recursively extracting a MIS from an undirected simple graph $G$ does produce a minimal coloring for $G$ ?

I searched extensively the internet and found a paper [1] which answer partially to this question.

In this paper is shown a counterexample which is the graph depicted at the end of this post. In this graph if we extract the independent set $\{4,5,6\}$ we get necessarily a 4-colors coloring, while $\chi(G)=3$ for example by using the coloring $\{1,5,6\},\{2,4\},\{3\}$.
However, it can be noted, that in this particular instance every minimum coloring can be produced from MIS extraction by selecting the proper MIS at every step.

So the question is, is there always at least one proper ordering of MIS extraction which results in a minimum coloring for $G$ ?

The answer should be no, because the following related simpler statement is false for a generic graph either, but I have no authoritative quotation for this.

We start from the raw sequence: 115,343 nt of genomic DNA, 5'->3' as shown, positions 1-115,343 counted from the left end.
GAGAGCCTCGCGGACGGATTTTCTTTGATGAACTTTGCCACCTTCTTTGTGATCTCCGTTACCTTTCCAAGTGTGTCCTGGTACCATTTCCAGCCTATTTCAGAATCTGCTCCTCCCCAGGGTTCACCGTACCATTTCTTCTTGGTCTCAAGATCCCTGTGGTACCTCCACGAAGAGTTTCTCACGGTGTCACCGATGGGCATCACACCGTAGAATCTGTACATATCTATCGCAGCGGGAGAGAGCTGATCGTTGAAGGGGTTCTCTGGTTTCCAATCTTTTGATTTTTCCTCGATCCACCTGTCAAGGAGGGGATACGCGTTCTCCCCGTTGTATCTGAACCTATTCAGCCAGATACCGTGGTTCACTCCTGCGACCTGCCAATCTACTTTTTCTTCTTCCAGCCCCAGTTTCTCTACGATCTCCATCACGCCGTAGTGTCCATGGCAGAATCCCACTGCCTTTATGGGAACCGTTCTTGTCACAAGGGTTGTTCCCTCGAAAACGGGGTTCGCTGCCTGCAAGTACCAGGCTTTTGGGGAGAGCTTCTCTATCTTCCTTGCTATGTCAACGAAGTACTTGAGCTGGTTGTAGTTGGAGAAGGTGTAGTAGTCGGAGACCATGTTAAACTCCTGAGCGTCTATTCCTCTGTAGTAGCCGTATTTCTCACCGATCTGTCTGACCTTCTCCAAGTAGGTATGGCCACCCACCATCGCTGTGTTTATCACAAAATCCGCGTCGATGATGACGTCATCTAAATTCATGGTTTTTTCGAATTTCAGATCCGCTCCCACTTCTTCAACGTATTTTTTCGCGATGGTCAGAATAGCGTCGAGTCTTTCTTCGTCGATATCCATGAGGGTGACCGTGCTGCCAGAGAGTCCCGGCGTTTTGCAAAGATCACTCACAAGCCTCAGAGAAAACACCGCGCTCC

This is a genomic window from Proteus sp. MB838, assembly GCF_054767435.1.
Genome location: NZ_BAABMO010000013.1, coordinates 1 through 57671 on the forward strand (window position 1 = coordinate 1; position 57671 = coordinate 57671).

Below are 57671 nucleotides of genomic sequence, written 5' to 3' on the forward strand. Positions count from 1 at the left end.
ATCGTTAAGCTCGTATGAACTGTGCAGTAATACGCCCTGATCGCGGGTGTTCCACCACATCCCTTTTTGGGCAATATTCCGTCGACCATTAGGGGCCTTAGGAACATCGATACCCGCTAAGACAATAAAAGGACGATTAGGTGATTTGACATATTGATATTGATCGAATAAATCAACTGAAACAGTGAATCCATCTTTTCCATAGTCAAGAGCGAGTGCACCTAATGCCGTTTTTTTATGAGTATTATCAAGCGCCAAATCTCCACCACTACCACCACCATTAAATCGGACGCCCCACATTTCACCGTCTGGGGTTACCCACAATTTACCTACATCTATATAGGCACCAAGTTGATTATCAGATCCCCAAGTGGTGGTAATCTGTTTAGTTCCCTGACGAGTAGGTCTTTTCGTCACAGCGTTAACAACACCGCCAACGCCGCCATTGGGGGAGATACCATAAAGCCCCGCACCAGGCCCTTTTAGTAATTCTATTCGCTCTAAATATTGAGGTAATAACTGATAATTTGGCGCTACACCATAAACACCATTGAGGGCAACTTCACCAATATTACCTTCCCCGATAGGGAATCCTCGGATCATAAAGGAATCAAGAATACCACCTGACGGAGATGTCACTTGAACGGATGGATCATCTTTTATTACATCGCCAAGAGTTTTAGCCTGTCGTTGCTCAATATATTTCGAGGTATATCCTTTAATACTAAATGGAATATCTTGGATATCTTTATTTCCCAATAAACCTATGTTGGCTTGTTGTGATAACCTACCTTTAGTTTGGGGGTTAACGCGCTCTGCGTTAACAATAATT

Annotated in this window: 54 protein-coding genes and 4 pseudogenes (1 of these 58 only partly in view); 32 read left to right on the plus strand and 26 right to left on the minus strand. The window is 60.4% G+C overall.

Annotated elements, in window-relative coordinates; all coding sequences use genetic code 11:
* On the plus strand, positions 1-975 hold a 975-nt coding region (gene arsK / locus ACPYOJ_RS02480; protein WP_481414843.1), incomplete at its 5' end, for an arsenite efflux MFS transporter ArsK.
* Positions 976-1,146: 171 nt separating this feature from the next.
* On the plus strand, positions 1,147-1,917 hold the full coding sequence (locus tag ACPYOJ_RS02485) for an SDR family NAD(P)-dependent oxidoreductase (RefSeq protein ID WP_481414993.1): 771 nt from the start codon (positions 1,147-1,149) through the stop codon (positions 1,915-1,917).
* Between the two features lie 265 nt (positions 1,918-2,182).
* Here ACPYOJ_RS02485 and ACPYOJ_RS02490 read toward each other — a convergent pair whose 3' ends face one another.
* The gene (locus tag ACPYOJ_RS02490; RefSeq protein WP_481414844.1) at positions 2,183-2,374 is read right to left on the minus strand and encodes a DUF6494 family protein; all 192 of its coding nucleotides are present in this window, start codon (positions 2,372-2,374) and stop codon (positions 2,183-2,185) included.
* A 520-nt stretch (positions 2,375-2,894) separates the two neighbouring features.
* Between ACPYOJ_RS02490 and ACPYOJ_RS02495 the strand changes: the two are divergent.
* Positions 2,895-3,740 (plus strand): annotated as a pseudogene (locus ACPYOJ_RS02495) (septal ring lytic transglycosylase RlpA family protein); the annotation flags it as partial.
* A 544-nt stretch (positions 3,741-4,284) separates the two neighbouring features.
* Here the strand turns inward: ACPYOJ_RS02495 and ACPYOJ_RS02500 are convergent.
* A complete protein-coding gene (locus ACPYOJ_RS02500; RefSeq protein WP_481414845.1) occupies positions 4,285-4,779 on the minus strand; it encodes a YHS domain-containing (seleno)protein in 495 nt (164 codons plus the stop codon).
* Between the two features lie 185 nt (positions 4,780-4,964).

*"there exist a minimum coloring for $G$ in which one color class is a MIS for $G$ ?"*

However it's easy to see that a coloring in which a color class is a MIS requires at most $\chi(G)+1$ colors:

Extract a MIS $S$ from $G$ and color it with the same color. We have $\chi(G)-1\le\chi(G\setminus S)\le\chi(G)$, so a minimum coloring for $G\setminus S$ plus
the color used for $S$ is a feasible coloring for $G$ which uses at most $\chi(G)+1$ colors.

1---------2 |\ /| | \ / | | \ / | | 3 | | /|\ | | / | \ | | / | \ | |/ | \| 4 5 6

[1] S.I. Butenko, C.W. Commander, and P.M. Pardalos. On the complexity of the broadcast scheduling problem, University of Florida Technical Report, 2004